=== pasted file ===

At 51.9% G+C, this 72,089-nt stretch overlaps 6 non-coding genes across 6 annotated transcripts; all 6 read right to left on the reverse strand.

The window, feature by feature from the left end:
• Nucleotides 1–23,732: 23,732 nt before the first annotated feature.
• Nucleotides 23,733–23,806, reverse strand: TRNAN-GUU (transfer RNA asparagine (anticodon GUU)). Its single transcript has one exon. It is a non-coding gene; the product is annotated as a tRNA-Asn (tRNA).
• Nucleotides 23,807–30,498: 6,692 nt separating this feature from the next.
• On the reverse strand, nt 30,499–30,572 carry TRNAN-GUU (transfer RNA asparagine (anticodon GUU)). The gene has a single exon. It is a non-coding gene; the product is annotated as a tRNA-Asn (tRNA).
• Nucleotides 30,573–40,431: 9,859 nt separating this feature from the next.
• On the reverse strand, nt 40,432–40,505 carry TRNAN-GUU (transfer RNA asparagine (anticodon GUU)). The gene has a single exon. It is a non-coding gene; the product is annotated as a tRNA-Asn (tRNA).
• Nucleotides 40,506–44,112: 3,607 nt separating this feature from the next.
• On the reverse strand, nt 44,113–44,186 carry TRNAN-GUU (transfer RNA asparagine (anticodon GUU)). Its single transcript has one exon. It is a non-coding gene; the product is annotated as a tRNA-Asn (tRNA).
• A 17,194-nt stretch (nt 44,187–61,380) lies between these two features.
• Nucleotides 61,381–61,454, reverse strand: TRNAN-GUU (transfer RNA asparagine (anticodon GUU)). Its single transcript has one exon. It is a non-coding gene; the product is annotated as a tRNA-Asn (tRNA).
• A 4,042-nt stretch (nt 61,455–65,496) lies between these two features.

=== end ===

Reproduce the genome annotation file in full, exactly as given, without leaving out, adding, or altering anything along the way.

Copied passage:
At 51.9% G+C, this 72,089-nt stretch overlaps 6 non-coding genes across 6 annotated transcripts; all 6 read right to left on the reverse strand.

The window, feature by feature from the left end:
• Nucleotides 1–23,732: 23,732 nt before the first annotated feature.
• Nucleotides 23,733–23,806, reverse strand: TRNAN-GUU (transfer RNA asparagine (anticodon GUU)). Its single transcript has one exon. It is a non-coding gene; the product is annotated as a tRNA-Asn (tRNA).
• Nucleotides 23,807–30,498: 6,692 nt separating this feature from the next.
• On the reverse strand, nt 30,499–30,572 carry TRNAN-GUU (transfer RNA asparagine (anticodon GUU)). The gene has a single exon. It is a non-coding gene; the product is annotated as a tRNA-Asn (tRNA).
• Nucleotides 30,573–40,431: 9,859 nt separating this feature from the next.
• On the reverse strand, nt 40,432–40,505 carry TRNAN-GUU (transfer RNA asparagine (anticodon GUU)). The gene has a single exon. It is a non-coding gene; the product is annotated as a tRNA-Asn (tRNA).
• Nucleotides 40,506–44,112: 3,607 nt separating this feature from the next.
• On the reverse strand, nt 44,113–44,186 carry TRNAN-GUU (transfer RNA asparagine (anticodon GUU)). Its single transcript has one exon. It is a non-coding gene; the product is annotated as a tRNA-Asn (tRNA).
• A 17,194-nt stretch (nt 44,187–61,380) lies between these two features.
• Nucleotides 61,381–61,454, reverse strand: TRNAN-GUU (transfer RNA asparagine (anticodon GUU)). Its single transcript has one exon. It is a non-coding gene; the product is annotated as a tRNA-Asn (tRNA).
• A 4,042-nt stretch (nt 61,455–65,496) lies between these two features.